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  • Enoch Yiu

Hong Kong’s virtual banks in talks with Jetco for customer to gain access to 2,000 automated teller

Hong Kong’s eight virtual banks, poised to roll out their services in the next few months, are in talks with the city’s dominant operator of automated teller machines (ATMs) to give customers of branchless banks access to more than 2,000 ATMs across the urban centre.

The banks are in talks with the Joint Electronic Teller Services (Jetco), which operates 60 per cent of Hong Kong’s 3,300 ATMs, according to the network’s chief executive Angus Choi Ping-chung.

The discussions offer the eight virtual banks, which are not allowed to operate any physical branches under the terms of their license from the Hong Kong Monetary Authority (HKMA), a workaround that provides customers with the kind of convenience and access that they need, without compromising pledge by the virtual banks to disrupt bricks-and-mortar banking.

“This is a short cut … as it would be more cost-effective than setting up their own network,” said Louis Tse Ming-kwong, managing director at VC Asset Management. “Hongkongers still like using cash, so it is vital for the eight virtual banks to provide ATM services to allow customers to withdraw cash.”

Hong Kong, with a population of 7.5 million residents, is served by 164 licensed banks operating 1,129 branches between them, augmented by a citywide network of 3,300 ATMs. With 44 ATM machines for every 100,000 residents, that makes the city one of the best-served markets on Earth, second only to Singapore, according to World Banks data.

That density of automated tellers, used by residents for withdrawals, deposits and for paying utility bills, present one of the biggest challenges for virtual banks, whose stated mission is to disrupt traditional financial services and force improvement through competition.

Jetco, whose shareholders comprise 30 banks including two of Hong Kong’s three currency-issuing lenders Standard Chartered Bank and Bank of China (Hong Kong), operates the city’s largest network, as well as 1,337 ATMs in Macau. The remainder of Hong Kong’s ATMs are owned and managed by HSBC and its subsidiary Hang Seng Bank.

The ATMs in Jetco’s network would let customers of virtual banks access the same services, complementing the online services promised by the new financial lenders.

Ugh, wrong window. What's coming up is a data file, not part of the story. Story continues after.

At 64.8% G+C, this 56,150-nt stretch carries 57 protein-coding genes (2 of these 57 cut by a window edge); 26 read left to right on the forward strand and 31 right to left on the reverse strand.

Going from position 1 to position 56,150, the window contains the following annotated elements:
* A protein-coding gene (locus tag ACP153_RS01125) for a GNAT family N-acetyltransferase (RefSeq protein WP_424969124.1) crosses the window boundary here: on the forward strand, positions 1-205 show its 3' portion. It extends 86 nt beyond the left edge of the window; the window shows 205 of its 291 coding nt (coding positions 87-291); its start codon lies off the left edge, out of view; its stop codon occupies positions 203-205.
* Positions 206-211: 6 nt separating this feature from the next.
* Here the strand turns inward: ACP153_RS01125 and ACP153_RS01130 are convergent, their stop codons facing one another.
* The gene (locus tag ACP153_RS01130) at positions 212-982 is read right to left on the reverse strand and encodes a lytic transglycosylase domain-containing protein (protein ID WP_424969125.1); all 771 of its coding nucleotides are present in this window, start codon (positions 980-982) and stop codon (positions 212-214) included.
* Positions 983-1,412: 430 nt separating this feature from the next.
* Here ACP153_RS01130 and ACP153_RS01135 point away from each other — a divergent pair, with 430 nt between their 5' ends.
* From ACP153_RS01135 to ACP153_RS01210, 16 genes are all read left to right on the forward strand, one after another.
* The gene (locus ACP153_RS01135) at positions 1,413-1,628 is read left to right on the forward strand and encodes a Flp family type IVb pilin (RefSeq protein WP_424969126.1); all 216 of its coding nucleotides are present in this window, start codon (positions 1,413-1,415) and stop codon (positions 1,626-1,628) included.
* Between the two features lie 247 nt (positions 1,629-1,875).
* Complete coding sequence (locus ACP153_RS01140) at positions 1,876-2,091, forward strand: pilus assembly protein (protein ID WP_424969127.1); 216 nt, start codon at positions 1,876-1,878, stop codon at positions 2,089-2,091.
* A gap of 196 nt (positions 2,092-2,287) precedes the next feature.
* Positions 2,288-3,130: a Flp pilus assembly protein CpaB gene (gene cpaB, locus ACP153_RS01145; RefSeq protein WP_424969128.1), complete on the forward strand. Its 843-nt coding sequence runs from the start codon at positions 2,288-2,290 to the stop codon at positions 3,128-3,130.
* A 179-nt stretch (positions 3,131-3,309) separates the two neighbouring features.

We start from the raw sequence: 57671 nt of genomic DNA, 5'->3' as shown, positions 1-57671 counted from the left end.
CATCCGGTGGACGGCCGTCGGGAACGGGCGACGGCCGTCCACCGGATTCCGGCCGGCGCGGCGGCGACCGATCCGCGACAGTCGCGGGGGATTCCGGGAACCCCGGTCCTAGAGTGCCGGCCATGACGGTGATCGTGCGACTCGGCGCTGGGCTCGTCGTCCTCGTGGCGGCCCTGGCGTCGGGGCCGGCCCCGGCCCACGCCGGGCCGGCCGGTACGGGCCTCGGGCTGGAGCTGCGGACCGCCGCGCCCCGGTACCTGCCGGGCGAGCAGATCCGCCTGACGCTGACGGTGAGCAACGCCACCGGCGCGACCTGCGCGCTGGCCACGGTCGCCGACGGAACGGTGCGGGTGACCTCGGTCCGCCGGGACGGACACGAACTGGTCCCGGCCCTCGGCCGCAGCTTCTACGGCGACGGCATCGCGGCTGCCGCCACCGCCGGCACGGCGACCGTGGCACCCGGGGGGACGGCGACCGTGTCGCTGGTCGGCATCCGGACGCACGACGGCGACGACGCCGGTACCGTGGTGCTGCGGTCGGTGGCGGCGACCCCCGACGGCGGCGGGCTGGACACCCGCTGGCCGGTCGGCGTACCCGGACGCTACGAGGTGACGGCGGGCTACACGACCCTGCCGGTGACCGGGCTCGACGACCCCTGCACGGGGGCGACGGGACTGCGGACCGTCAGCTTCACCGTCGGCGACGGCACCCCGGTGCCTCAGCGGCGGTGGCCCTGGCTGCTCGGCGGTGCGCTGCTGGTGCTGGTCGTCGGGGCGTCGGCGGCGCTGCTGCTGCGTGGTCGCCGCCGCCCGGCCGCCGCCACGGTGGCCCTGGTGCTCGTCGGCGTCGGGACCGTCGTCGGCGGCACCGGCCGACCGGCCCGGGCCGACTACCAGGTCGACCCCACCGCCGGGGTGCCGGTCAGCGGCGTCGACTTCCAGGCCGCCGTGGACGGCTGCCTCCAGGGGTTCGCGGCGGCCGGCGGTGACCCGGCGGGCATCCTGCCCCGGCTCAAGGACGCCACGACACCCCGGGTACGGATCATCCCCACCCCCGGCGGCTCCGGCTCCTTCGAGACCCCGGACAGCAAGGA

“The virtual banks may opt to issue cards to customers to use the Jetco ATMs owned by other banks, or they can allow access through a mobile application on smartphones,” Choi said.

Standard Chartered and Bank of China (Hong Kong) are among the eight companies that have been licensed to pioneer virtual banking in the city. The other licensees are ZhongAn Online, WeLab, Ping An Insurance Group's subsidiary Ping An OneConnect, Ant Financial Services' unit Ant SME Services, a Xiaomi-AMTD Group venture called Insight fintech, and the Infinium consortium - rebranded Fusion Bank - that includes Tencent Holdings, ICBC (Asia), and Hong Kong Exchanges and Clearing Limited (HKEX).

Virtual banks can account for about 5 per cent of all retail customers in western Europe and the United States, according to McKinsey’s research. In China, five of the country's largest tech companies have already been operating virtual banks since 2014 while Japan allows branchless bank clients to withdraw cash at convenient stores.

Automated tellers, especially those carrying the livery of Bank of China (Hong Kong), had been the targets of vandalism by radical protesters, as five months of anti-government protests descended into occasional bouts of street violence and mayhem. About 10 per cent of the city’s ATMs had been damaged, Choi said.

“Transactions [via the ATM network] had not been affected because customers just switch to undamaged machines for their needs,” Choi said.

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